- Party politics: These moves may be considered convenient by Opposition parties as they struggle to expand their reach in the current environment.
- States will benefit in the short term, but as pension liabilities rise over time, there will be less room for more productive spending.
Concerns raised due to this shift
- Former RBI Governor Raghuram Rajan has expressed his concern over the decision of some states to restart the old pension scheme and suggested that some less costly ways should be found to address the demands of government pensioners.
- In its latest report titled ‘State Finances: A Study of Budgets of 2022-23’, the central bank reversion to OPS by some States poses a major risk on the “subnational fiscal horizon” and would result in the accumulation of unfunded liabilities in the coming years for them.
- Punjab’s projected pension outlay during 2022-23 is Rs 15,146 crore. This accounts for almost one-third of Punjab’s tax revenues (OTR) of Rs 45,588 crore.
- By postponing the current expenses to the future, the report said States risk the accumulation of unfunded pension liabilities in the coming years.
- Former RBI Governor D. Subbarao has said that the decision of some States to restart the Old Pension Scheme will be decidedly a regressive move and will provide more privilege to government servants at the cost of the larger public, the majority of which has no social safety net,
Other issues with the Pension system in India
- Insufficient coverage: Any pension plan leaves a lot of the Indian population out of pocket. The unorganized sector typically includes those who remain uncovered.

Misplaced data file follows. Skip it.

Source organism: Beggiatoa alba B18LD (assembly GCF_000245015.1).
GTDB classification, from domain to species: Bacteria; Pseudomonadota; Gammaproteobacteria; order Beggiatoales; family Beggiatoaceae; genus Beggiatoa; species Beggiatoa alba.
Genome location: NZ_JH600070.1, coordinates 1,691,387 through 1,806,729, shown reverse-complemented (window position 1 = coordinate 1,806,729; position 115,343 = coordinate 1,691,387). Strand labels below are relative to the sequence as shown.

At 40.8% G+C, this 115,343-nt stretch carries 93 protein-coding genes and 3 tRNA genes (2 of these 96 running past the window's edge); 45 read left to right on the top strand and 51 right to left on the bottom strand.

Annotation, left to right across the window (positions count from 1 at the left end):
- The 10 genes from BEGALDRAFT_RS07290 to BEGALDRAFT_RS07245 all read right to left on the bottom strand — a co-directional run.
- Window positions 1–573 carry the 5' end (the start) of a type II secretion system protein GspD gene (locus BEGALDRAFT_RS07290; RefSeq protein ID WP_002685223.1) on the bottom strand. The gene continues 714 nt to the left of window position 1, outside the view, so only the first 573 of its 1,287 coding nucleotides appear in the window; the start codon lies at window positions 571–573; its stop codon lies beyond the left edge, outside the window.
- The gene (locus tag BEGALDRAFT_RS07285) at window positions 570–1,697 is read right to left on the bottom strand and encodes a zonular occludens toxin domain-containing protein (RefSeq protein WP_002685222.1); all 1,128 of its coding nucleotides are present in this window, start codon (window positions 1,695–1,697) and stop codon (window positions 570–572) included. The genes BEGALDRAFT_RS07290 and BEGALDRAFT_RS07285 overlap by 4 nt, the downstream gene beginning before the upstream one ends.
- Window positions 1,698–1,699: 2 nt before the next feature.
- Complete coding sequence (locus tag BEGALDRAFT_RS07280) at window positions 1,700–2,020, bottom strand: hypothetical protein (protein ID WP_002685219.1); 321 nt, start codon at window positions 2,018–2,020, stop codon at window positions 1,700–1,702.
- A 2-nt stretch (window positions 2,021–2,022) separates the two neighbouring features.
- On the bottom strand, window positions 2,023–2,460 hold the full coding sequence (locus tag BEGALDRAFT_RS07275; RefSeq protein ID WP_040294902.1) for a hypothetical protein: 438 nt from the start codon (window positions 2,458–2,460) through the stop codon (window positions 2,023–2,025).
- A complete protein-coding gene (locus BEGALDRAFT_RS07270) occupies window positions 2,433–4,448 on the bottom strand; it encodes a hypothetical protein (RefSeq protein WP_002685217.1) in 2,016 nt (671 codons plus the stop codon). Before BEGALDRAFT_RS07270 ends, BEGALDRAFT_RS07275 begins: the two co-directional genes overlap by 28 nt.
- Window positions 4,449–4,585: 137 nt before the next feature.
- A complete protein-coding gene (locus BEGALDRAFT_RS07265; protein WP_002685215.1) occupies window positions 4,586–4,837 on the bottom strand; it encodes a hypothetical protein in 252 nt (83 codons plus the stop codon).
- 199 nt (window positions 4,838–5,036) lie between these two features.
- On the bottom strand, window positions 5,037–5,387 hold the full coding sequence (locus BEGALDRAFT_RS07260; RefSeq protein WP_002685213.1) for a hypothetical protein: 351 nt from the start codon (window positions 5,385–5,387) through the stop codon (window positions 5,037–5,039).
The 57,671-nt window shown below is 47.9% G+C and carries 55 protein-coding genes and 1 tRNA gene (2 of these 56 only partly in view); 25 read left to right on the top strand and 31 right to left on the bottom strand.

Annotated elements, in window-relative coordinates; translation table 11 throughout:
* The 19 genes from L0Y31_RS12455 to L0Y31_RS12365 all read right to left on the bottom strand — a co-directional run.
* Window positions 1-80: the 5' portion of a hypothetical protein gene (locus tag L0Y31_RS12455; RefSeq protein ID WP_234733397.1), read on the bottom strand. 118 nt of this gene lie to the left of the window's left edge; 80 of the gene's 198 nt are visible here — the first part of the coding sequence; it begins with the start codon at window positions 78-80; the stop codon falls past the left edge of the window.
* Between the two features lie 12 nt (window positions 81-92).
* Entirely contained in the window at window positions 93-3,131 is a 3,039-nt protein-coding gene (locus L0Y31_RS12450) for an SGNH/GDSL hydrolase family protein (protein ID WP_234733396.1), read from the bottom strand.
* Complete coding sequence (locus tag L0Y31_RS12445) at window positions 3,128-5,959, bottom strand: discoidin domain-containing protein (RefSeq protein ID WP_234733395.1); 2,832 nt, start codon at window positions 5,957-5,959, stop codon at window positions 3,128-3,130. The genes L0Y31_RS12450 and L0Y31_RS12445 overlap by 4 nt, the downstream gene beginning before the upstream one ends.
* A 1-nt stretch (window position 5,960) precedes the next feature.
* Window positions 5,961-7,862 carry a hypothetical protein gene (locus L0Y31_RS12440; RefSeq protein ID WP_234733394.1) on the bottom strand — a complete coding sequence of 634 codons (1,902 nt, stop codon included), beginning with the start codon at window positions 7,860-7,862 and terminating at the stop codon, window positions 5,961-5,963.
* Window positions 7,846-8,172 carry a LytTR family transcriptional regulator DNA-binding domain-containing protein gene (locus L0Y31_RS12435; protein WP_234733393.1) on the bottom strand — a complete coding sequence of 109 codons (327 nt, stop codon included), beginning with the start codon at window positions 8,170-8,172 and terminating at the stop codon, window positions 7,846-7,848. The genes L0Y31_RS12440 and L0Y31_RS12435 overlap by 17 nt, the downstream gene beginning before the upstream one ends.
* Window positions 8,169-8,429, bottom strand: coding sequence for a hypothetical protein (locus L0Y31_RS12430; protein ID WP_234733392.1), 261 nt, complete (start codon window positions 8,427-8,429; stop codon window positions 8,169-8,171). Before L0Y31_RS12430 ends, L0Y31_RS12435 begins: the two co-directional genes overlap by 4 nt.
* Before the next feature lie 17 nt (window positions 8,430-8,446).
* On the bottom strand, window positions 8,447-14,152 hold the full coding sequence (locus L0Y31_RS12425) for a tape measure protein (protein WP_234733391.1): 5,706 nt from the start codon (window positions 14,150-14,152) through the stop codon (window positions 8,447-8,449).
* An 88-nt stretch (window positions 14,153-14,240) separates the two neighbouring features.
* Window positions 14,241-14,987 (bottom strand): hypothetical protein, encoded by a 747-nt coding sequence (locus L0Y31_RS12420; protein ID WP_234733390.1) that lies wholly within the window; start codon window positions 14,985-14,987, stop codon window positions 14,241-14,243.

- Insufficient sums: The sums received by those who are covered by various pension plans are insufficient to ensure their continued existence.
- Insufficient pension amount: The Parliamentary Standing Committee on Rural Development observed that the various components of the National Social Assistance Program (NSAP) provided insufficient assistance. It cost between 200 and 500 rupees per month.
- Disparate Coverage: In addition, the implicit rate of returns and benefits minus contributions vary among programs, occupations, industries, and other contexts. and as a result, the pension benefits become unequal.
- Financial viability: The government’s fiscal plan is further strained financially by the pension industry. According to a number of studies, the amount of money spent on pension payments is rising faster than taxes and duties.
- Ineffective management: The issuance of annual statements and the delays in processing and crediting claims are the subject of criticism. The structure of organizational governance also needs to be improved. Additionally, government regulations prevent retirement benefit systems from being transferred to other industries.
- Optimize pension schemes: The government can optimize pension schemes by reviewing the benefits and eligibility criteria of the pension schemes. This can help identify areas where the benefits can be reduced without impacting the employees.
- Increase efficiency in government operations: The government can also work towards increasing efficiency in its operations and reducing the overall workforce. This can help reduce the pension burden and improve the fiscal health of the country.
- The fiscal risks involved in the transition of NPS-borne employees to OPS regime are substantive and to a great extent unsustainable keeping in view the existing share of pensionary liability in government expenditure.
- The hard-won policy gains that have been achieved through bipartisan consensus may be undone by such proposals, which are motivated by short-term political considerations.
- Political parties must consider the long term rather than just the immediate relief and return and resist the temptation to make such fiscally reckless moves.